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Chickens roam freely at an Egg Innovations farm in Warsaw, Ind., on Monday, August 6, 2007.

Sally Ryan/The New York Times

We expect big business to obey the law, not push society to higher ethical standards. But once a company like McDonald's decides to do just that, purchasing power in and of itself becomes a force for social good.

The fast-food giant is switching to cage-free eggs in its North American restaurants – a process that will sadly take an estimated 10 years, because 95 per cent of the eggs now produced in Canada and the United States come from hens that are confined in a cramped cage for their entire lives.

Egg producers and ethicists will disagree about what constitutes cruelty in the life of a chicken. But there is no question that the efficiencies of industrialized egg production severely restrict the movement of laying hens and deny them fundamental animal needs – such as flapping their wings, perching or nesting.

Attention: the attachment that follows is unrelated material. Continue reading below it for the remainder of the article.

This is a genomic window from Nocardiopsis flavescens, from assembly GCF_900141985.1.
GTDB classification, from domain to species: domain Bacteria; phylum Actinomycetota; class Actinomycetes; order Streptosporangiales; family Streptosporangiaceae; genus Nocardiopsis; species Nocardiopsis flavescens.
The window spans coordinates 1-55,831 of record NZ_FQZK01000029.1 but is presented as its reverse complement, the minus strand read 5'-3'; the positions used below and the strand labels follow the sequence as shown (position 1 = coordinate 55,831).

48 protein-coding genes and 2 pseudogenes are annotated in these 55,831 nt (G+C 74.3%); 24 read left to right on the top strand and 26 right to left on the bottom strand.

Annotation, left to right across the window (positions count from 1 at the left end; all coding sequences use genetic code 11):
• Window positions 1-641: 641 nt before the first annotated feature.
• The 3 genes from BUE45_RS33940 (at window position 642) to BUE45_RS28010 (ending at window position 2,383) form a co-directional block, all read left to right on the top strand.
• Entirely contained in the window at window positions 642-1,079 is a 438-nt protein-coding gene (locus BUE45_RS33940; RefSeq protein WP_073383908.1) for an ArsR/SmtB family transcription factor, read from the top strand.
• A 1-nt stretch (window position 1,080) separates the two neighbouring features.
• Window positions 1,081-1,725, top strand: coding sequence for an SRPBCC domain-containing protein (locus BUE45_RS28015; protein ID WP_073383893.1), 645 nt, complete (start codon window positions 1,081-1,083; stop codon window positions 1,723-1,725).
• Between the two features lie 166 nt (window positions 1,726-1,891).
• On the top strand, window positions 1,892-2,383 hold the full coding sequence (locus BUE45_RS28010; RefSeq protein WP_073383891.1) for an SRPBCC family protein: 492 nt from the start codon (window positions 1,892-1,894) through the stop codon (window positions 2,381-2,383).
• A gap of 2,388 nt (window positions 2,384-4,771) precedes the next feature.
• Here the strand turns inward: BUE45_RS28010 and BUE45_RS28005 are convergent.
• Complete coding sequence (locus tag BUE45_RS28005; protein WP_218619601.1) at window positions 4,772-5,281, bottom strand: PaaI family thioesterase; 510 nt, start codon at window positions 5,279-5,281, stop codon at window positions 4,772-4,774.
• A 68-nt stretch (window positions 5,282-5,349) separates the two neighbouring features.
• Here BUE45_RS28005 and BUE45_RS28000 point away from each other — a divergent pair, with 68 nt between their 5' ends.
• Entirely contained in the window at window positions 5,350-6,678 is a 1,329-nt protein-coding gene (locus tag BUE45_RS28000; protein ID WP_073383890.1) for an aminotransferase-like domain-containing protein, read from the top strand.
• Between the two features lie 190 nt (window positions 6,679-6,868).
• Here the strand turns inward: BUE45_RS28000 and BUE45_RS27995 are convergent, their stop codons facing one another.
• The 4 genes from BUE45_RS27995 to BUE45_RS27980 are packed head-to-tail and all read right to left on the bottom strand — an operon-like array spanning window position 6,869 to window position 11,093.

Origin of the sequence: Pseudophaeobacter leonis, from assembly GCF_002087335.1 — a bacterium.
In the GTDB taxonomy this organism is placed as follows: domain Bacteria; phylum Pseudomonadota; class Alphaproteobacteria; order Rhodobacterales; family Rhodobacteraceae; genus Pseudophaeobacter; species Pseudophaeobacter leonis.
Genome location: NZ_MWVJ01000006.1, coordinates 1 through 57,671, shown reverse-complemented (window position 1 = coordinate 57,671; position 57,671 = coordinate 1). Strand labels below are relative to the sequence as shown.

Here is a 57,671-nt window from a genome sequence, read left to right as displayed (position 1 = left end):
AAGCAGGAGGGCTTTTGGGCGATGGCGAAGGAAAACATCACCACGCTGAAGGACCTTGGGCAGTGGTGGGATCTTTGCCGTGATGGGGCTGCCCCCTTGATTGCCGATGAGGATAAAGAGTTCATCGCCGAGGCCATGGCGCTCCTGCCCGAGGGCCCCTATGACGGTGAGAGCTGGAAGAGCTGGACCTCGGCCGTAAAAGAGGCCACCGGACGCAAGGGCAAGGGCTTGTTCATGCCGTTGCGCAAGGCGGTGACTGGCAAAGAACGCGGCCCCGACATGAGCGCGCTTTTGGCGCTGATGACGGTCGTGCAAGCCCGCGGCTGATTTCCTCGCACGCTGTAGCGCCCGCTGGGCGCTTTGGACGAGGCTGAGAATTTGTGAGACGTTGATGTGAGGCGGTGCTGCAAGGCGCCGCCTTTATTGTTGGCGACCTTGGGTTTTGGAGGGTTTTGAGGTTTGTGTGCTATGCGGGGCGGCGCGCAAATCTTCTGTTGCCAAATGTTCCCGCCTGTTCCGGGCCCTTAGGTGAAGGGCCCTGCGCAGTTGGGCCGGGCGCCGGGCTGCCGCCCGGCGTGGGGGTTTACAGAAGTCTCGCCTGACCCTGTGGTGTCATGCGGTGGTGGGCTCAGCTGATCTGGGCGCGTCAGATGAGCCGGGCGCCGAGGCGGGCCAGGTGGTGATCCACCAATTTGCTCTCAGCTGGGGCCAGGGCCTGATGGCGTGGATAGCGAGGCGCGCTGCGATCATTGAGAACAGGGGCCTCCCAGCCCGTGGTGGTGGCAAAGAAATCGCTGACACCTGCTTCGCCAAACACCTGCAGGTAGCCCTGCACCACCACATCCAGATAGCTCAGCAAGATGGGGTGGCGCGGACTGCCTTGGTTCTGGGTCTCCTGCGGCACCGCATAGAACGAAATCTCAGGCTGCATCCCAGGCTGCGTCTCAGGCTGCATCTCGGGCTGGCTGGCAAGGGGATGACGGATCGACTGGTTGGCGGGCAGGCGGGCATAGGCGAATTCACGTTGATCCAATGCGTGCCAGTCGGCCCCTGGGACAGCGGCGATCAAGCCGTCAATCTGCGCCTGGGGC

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The European Union banned battery cages in 2012, and a number of American states have legislated improvements to the tight confinement systems that are still the norm in Canada. Animal-welfare groups have been lobbying McDonald's to make this move for years, but the company's initiative remains a bold one, since it now must put pressure on the egg producers who constitute Canada's slow-moving supply-management system to change their ways.

Money is a highly effective form of pressure. And the timing couldn't be better. The Egg Farmers of Canada are currently updating their code of practice on animal welfare, and the housing of hens has become a key issue of contention. When an influential buyer like McDonald's asks for cage-free practices, it's hard to maintain the restrictive status quo.

McDonald's has more than just corporate heft on its side. Despite being a huge business entity, it's still a conduit for the feelings of millions of Canadians who may be reluctant to associate the pleasures of their Egg McMuffin with the plight of an immobilized hen. Everyday ethics in a fast-food world should not be underrated.

The company aims to be a responsive as well as responsible. But it is also making an argument about quality: An environment where chickens get to act like chickens could produce a better egg. Cage-free facilities fall well short of being free-range and are often overcrowded, but at least they allow hens a naturalness of movement and behaviour that will lower stress and improve health.

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